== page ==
I gripped the door handle; I could be faster than a four-year-old if I had to be.
A boom car zipped by us. The noise snatched the little boy’s attention from his task.
I knocked on the window. “Hit the button again, Jamal.”
More clicks, but not the right ones. Let the next one be it. He pressed again. The knob popped up, unlocking the car. In a fraction of a second, I opened the door. Jamal abandoned the keys and scrambled into his booster seat in the back. He tugged at the seat belt. I pulled it into place and clasped it for him, and then we drove off.
The harrowing adventure had spanned five minutes, and the story had concluded with the best of all possible endings. I adjusted the rearview mirror and looked at my passenger.
He gazed out the window and then at me. “Can I have candy now?”
The last thing an active boy needed was sugar, but I had given my word. “You sure can.”
Each weekday morning, my girls helped me awaken Jamal for preschool. We dressed him, fed him, and walked him to the bus stop at the end of our block. His groggy start to the day turned more vibrant with each step. And before the bus arrived, he entertained us with his knock-knock jokes and dance moves.
One morning while we waited at the corner, Jamal danced his fastest for us. Then the bus pulled up with a hiss, and the door screeched open. His smile vanished.
“No, no, NO!” Jamal’s feet stuck to the pavement.
“C’mon, buddy.” I lifted him up to the bus steps. “You had a good time yesterday.”
“No!” He kicked one foot up on each side of the open bus door and locked his knees.
“It’ll be fun, Jamal,” I said, still holding him under his arms. “You’ll come back to me soon.”
He braced himself against the door. The girls and I coaxed him with ideas of all the fun he might have at school.
“I gotta go, ma’am,” said the bus driver. “Can’t wait any longer.”
I stepped back and set the little boy down. “Okay, Jamal. You can stay with me today.”
The driver closed the door and drove away. The girls’ eyes widened as we all walked back to the house.
Fresh awareness lit Ricka’s face. “You mean you can do that?”
“What?” I said.
“Refuse to go to school like that.” Flicka’s words were slow, thoughtful. A smile crept onto her face. “I didn’t know it was possible.”
I cocked my head. “Don’t even think about it, girls.”
“The dad’s home!” Jamal hollered to me one day as Husband pulled up in front of the house. The dad.
I straightened shoes by the door. “Maybe he’ll play basketball with you again.”
The boy buzzed out to Husband—emerging from his truck—and from the window, I watched him bob in front of my man, tugging on his arm. The two of them came inside the house, and minutes later, they headed to the back yard to play basketball. I stepped outside to snap some pictures of their game.
Jamal dribbled the ball, then zinged a look at his opponent and laughed. “I’m gonna beat the black outta you!” He stepped closer to the basket, squinted at his target, poked out his tongue, and shot. The ball swished through the net.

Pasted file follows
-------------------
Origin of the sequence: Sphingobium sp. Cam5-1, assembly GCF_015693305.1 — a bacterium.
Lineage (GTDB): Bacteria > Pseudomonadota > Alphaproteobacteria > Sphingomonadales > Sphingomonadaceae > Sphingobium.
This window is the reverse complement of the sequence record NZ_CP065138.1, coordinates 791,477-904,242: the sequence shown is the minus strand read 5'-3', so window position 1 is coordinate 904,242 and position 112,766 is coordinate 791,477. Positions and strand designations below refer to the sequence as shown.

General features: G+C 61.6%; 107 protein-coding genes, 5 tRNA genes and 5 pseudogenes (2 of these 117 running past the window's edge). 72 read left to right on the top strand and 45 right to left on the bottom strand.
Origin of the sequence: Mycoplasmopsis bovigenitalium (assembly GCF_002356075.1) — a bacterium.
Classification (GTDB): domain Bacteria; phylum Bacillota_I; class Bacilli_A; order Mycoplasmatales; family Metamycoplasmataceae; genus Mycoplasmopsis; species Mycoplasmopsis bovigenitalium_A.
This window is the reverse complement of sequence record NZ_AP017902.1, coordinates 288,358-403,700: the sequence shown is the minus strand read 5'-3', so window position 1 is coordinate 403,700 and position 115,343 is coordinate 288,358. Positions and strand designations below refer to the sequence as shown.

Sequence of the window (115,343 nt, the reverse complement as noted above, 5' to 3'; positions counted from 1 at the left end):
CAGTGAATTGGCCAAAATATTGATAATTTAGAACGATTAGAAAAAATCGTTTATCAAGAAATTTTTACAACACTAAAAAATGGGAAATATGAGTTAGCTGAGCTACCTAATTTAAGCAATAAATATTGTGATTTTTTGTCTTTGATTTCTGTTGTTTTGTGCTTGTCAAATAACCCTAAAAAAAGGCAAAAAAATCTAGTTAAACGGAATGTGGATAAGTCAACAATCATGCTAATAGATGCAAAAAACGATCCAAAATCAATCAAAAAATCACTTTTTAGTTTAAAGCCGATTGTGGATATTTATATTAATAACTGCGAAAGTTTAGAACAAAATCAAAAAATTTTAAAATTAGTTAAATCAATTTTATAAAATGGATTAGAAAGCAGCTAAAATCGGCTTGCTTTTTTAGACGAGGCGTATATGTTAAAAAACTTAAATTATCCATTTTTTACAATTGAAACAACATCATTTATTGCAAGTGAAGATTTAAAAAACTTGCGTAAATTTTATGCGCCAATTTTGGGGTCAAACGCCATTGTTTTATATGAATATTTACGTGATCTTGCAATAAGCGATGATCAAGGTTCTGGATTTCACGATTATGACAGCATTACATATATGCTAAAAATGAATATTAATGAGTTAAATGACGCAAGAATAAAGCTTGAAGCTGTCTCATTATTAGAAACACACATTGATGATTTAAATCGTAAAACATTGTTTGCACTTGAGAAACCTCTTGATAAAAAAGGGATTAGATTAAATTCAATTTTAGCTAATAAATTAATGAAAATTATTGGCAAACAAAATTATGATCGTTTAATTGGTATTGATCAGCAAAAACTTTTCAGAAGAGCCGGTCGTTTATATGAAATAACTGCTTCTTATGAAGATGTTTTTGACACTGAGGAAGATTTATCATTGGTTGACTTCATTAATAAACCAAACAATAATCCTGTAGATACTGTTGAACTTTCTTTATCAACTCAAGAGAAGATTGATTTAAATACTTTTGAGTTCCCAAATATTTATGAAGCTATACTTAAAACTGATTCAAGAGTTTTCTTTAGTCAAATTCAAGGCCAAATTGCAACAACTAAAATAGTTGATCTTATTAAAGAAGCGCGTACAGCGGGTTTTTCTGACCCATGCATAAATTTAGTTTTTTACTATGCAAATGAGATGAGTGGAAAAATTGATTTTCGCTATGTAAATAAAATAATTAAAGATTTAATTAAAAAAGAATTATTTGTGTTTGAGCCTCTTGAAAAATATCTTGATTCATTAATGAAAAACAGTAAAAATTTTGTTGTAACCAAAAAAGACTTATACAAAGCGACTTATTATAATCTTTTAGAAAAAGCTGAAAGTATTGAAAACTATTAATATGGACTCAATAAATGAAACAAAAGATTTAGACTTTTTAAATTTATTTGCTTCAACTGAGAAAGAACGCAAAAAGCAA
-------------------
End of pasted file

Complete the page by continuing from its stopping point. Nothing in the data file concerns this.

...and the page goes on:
Husband chased after the boy, stole the ball, and pulled out his jab steps, pump fakes, and dribble drives. Soon, the kid’s moves slowed. “A tired puppy is a happy puppy,” I remembered our dog trainer Mimi saying.
Back in the house thirty minutes later, Jamal splayed out on the living room floor. Then he crawled over to where Husband sat, climbed into his lap, looped an arm around his neck, and tussled Husband’s naturally curly hair. “You’re a nappy head too.”
A smile played at the corners of my man’s mouth. “You think so?”
“Yeah.” He pressed his forehead into Husband’s. “Just like me, Dad.”
Thirteen days with us, and then Jamal was gone. The day he left, I chatted with the host mom who had taken in his five-year-old brother. I had gotten to know her during the little boys’ play dates.
“So how did it go?” she asked as she stood on my front porch.
I pictured Jamal, a busy boy—amped up even more by his nebulizer treatments. I remembered his shining face, peering at me through the car window; his obsession with yogurt and basketball; his affinity for our whole family—but especially for Husband. I recalled the smell of the Moroccan hair oil I’d rub on his head after his baths, how he slept hard and long after his active days, and how he relished eating chicken skin—dragged through ketchup—more than the chicken itself. I had learned an adult should never relinquish control of her keys to a four-year-old, and once in a while, everyone deserves a personal day away from the demands of life and preschool. I had also learned that this kind of hosting would leave its mark—deep grooves in our lives that would never heal—but we’d do it again anyway.
The look on the woman’s face mirrored what I felt. I drew a deep breath, and let it go. “It was good.”
*Miss an installment of the blog? Or want to catch the story from the beginning? Visit http://www.tamarajorell.com/blog-entries-by-date
*Names in this blog have been changed to protect my family, neighbors, and friends in the neighborhood, and in a nod of appreciation to the beloved Swedish author Maj Lindman, I’ve renamed my three blondies Flicka, Ricka, and Dicka.